Thinking you are thinking is what happens when we are on autopilot,

and trying to maintain a steady state, conserving energy, running off of heuristics and seeking to validate what we have already decided is so. That’s us, most of the time.

Behavioral Economics is a new discipline that is making its mark (and is now a huge “growth industry” in consultancy) by figuring out how to use people’s heuristics and a few other features of human behavior we’ll speak about soon, to sell us more stuff, to get us to change this public behavior or that, or to change our opinions.

It’s safe to say, they are in love with the fact that we think we are thinking. They still seem hooked on the notion that there is some relationship between “rationality” (whatever that may be) and humans, but they will catch up eventually.

In several other contexts, the challenge of “thinking we are thinking” has arisen in different forms but all of them work towards restoring the ability to “shake it off” and really use our senses and our minds to improve our experiences and also our results.

The challenge of learning is that without further consideration of the ends being sought, too may ends may be called ‘learning’ that should properly be given a different name.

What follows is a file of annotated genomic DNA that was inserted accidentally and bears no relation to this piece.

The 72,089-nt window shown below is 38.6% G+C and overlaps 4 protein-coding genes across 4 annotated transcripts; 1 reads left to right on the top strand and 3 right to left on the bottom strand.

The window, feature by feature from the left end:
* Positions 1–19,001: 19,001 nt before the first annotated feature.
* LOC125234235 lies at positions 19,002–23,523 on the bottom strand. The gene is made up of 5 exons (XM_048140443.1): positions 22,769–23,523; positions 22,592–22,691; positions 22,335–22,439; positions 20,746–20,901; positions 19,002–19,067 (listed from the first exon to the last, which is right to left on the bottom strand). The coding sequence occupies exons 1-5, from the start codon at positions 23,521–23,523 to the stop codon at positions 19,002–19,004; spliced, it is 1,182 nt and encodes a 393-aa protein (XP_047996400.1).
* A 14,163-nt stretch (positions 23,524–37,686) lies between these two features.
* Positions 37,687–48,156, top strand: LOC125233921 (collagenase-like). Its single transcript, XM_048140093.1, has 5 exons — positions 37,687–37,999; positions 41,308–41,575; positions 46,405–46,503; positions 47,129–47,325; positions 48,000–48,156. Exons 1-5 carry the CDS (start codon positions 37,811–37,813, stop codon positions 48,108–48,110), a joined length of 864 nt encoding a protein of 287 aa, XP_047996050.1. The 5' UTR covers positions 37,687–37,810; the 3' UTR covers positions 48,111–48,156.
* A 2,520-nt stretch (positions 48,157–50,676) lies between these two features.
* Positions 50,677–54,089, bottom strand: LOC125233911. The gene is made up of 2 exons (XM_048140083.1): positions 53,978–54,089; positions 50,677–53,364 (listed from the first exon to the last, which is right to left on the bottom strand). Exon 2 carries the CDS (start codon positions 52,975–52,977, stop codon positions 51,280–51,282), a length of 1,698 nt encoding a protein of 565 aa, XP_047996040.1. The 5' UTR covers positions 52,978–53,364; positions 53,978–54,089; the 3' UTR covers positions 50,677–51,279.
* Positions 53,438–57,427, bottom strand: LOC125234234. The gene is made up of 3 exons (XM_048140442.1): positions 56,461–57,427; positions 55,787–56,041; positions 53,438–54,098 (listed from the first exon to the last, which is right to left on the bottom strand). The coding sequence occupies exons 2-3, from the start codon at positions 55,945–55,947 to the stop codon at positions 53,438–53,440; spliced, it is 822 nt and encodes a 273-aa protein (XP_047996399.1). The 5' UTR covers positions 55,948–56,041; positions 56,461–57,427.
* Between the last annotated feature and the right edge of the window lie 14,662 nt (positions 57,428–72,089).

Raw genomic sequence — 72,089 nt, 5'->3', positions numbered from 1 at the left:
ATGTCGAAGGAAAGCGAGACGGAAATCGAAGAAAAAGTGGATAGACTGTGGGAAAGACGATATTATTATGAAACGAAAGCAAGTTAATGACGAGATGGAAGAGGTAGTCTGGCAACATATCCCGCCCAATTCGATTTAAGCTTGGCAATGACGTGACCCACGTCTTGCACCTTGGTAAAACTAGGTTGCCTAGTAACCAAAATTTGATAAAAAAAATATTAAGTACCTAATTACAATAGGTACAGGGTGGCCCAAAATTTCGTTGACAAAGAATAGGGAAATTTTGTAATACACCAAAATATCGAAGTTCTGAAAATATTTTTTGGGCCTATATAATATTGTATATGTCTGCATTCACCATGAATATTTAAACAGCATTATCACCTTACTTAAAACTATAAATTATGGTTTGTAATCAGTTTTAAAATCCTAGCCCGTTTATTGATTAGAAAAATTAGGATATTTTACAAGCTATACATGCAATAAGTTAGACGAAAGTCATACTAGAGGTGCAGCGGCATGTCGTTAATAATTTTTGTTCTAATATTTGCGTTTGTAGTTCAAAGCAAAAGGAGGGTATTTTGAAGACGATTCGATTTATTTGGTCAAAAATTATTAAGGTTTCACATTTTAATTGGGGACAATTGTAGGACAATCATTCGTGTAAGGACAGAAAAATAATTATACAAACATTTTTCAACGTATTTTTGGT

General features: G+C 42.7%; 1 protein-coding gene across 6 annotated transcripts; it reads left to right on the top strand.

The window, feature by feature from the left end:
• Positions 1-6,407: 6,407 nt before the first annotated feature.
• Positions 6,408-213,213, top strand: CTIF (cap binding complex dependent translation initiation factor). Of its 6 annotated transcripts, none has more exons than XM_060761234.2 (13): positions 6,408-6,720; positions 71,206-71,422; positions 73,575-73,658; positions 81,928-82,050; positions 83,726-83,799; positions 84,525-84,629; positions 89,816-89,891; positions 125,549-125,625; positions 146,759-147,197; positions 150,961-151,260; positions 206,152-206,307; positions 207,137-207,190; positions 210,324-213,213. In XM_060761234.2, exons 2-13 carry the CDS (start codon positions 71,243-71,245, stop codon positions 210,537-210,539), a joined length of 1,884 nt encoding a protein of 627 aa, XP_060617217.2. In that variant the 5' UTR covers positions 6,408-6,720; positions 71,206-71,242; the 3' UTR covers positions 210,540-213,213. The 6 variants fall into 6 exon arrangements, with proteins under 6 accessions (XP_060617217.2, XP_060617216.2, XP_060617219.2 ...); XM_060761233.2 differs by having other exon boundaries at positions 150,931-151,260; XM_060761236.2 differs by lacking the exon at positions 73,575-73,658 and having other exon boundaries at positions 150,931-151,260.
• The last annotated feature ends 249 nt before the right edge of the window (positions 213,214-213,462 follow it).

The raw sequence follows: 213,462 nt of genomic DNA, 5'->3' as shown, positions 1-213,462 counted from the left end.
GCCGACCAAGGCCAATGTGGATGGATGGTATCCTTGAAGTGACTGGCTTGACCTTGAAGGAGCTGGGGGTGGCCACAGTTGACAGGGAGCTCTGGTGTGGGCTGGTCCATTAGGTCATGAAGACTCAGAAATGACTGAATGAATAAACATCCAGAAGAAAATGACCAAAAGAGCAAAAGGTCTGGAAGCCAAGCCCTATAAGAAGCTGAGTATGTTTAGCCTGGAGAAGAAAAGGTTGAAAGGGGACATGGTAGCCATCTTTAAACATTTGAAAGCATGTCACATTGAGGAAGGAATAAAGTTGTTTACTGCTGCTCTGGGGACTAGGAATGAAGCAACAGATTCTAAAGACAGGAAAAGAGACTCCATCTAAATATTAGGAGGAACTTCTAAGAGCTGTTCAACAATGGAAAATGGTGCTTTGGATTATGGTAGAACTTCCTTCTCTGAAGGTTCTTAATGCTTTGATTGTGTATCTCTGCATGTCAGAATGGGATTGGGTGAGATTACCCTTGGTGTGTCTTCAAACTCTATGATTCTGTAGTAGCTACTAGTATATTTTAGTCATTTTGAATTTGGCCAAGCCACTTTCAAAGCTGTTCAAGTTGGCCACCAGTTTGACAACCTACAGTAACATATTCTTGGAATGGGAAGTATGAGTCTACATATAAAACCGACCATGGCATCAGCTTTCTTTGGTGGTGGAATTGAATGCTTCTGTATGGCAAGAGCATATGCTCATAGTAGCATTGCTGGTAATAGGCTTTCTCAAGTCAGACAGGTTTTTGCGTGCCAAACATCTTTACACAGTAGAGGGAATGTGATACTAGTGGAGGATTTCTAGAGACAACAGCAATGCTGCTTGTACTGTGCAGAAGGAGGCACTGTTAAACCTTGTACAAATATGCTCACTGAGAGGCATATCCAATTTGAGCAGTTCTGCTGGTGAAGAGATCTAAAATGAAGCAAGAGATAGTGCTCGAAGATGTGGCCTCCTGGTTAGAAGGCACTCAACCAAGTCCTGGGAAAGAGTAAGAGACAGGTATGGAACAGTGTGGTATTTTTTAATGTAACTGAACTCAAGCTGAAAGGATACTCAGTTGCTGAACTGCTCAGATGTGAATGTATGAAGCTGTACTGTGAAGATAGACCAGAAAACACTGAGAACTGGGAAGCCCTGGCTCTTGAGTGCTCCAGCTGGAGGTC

For example, much of the school experience is concerned not with learning how to think, being exposed to many domains of life, and learning how to make one’s way in the world.

More time is actually spent in compliance activities, and rote learning processes (coming up with the same answer as the teacher, text book, etc.).
One purportedly learns “about” things, and hence for many people learning equals getting the answer for something (the pre-determined, pre-assigned answer) rather than learning being about how to enquire and how to discover or generate answers.

Is it any wonder so many people think they can “know” by reading? Without the proper transformational analytics, well practiced and consistently applied… what is the point of filling one’s head with words?